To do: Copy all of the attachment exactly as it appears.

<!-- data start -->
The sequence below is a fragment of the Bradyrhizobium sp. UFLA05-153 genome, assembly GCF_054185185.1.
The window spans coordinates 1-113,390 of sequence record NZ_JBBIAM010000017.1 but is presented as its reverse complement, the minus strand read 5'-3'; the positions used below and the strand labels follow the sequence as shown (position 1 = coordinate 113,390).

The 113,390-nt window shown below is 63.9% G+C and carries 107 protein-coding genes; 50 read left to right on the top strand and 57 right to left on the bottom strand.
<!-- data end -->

The sequence below is a fragment of the Bradyrhizobium sp. UFLA05-153 genome, assembly GCF_054185185.1.
The window spans coordinates 1-113,390 of sequence record NZ_JBBIAM010000017.1 but is presented as its reverse complement, the minus strand read 5'-3'; the positions used below and the strand labels follow the sequence as shown (position 1 = coordinate 113,390).

The 113,390-nt window shown below is 63.9% G+C and carries 107 protein-coding genes; 50 read left to right on the top strand and 57 right to left on the bottom strand.